Archive for the ‘Write a Review Wednesday’ Category

Write a Review Wednesday: Milo: Sticky Notes and Brain Freeze

Welcome to another Write a Review Wednesday, a meme started by Tara Lazar as a way to show support to authors of kids literature. Last week we reviewed DK Readers: Star Wars series. This week we go a little older, reviewing Simon and Schuster‘s Milo: Sticky Notes and Brain Freeze (age 9-13), written and illustrated by Alan Silbergerg. I have to thank Katie at Simon and Schuster Canada for my review copy.

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MIlo: Sticky Notes and Brain Freeze deals with a 13-year-old boy’s struggle to come to terms with the loss of his mother. Ever since Milo Cruikshank’s mother died nothing has gone right. Now, instead of the kitchen being full of music, his whole house has been filled with Fog. Nothing’s the same. Not his Dad. Not his sister. And definitely not him. In love with the girl he sneezed on the first day of school and best pals with Marshall, the “One Eyed Jack” of friends, Milo copes with being the new kid (again) as he struggles to survive a school year that is filled with reminders of what his life “used to be.” [synopsis from Simon and Schuster Canada]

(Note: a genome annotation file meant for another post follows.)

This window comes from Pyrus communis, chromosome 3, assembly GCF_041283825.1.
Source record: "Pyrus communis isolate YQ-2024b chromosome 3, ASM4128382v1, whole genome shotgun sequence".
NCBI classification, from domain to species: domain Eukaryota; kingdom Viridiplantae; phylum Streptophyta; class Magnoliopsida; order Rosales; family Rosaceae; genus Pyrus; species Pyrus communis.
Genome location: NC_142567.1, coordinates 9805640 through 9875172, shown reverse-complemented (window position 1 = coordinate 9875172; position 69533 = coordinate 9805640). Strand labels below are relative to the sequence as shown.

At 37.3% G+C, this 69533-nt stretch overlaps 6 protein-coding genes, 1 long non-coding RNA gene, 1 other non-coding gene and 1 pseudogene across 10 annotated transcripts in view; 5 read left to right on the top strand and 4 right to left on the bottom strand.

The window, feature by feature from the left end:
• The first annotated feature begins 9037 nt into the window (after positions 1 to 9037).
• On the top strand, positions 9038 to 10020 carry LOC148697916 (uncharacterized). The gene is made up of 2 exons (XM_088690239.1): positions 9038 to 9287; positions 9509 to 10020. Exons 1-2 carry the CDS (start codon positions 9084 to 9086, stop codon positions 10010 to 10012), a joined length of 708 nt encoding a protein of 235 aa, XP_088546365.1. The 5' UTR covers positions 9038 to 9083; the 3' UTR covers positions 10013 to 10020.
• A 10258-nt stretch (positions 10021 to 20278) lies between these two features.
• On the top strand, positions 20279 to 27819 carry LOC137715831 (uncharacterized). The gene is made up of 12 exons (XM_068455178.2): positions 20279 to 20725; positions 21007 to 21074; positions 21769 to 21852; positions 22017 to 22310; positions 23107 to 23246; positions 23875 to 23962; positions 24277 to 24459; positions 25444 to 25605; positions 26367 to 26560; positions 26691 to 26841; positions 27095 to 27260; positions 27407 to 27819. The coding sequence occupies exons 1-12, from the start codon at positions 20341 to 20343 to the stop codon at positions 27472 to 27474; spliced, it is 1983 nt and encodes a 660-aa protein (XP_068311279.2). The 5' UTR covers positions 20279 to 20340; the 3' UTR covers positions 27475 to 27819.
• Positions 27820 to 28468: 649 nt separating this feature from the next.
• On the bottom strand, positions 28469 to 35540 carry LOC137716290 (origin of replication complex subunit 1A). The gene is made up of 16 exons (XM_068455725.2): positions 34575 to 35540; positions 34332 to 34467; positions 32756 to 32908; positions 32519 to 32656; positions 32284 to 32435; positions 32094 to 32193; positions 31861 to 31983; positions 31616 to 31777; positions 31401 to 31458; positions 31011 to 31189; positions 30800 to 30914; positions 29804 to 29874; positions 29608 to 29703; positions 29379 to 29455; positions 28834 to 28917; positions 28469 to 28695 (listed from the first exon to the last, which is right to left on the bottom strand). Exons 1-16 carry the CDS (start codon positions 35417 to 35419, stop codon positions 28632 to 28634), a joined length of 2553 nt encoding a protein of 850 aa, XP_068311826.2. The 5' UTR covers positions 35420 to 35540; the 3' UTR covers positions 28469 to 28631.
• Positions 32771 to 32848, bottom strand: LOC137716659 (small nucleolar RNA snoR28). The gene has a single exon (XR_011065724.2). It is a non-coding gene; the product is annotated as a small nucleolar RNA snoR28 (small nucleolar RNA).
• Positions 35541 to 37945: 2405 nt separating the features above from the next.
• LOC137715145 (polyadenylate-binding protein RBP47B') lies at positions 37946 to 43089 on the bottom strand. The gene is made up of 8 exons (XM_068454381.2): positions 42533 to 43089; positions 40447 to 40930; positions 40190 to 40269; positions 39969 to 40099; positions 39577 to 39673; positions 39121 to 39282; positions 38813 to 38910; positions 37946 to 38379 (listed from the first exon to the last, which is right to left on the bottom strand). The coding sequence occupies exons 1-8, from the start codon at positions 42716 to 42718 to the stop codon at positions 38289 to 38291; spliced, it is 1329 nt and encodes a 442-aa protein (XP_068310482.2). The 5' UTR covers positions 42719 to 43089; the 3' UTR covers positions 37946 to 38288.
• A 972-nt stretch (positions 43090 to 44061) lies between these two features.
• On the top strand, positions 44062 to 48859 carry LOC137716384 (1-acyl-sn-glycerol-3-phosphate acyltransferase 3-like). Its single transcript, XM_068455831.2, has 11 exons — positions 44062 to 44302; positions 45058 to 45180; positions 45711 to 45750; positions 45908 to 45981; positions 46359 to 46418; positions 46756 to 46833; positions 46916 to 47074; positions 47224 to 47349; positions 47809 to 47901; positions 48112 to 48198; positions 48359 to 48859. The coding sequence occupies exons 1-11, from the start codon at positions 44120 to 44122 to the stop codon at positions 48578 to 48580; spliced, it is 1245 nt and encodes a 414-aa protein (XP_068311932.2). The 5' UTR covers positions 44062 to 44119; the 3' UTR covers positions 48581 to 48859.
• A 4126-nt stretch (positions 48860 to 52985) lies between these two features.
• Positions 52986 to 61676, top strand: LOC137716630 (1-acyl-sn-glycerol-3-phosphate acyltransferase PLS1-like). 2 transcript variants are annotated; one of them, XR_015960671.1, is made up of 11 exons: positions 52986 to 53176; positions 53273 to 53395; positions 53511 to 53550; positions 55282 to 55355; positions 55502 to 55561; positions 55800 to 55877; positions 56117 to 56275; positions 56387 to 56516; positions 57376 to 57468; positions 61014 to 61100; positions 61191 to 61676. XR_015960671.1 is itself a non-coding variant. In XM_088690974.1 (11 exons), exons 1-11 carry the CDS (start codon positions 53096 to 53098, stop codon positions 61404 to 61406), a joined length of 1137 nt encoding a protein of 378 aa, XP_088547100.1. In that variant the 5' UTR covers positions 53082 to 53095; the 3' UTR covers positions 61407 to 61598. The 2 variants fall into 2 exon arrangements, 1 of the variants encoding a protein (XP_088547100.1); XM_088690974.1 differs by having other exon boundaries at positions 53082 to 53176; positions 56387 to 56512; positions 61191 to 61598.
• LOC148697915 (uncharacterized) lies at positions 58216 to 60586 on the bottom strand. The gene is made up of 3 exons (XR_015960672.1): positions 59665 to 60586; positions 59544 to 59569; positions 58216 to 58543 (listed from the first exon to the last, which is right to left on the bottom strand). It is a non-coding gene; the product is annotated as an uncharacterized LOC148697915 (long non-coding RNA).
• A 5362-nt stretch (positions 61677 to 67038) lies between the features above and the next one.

Although life as a teenager is in my distant past, the awkward moments, feelings of trying to fit in and school crushes are memories that still float around in my head, more so now that my oldest gets closer to that preteen age. Milo: Sticky Notes and Brain Freeze does a great job illustrating these awkward moments, probably more so for me since I was one of those awkward kids growing up. The issue of Milo’s mother’s death is subtle at the beginning of the story, only alluded to. At first I thought it was just a bit of background information. As the story progresses, as Milo develops stronger friendship ties and becomes more comfortable with himself, he reveals to us (and his friends) how his mother’s death really has impacted him. He develops enough courage to try to bring her back into his life, his family’s life, even though he fears his dad’s reaction.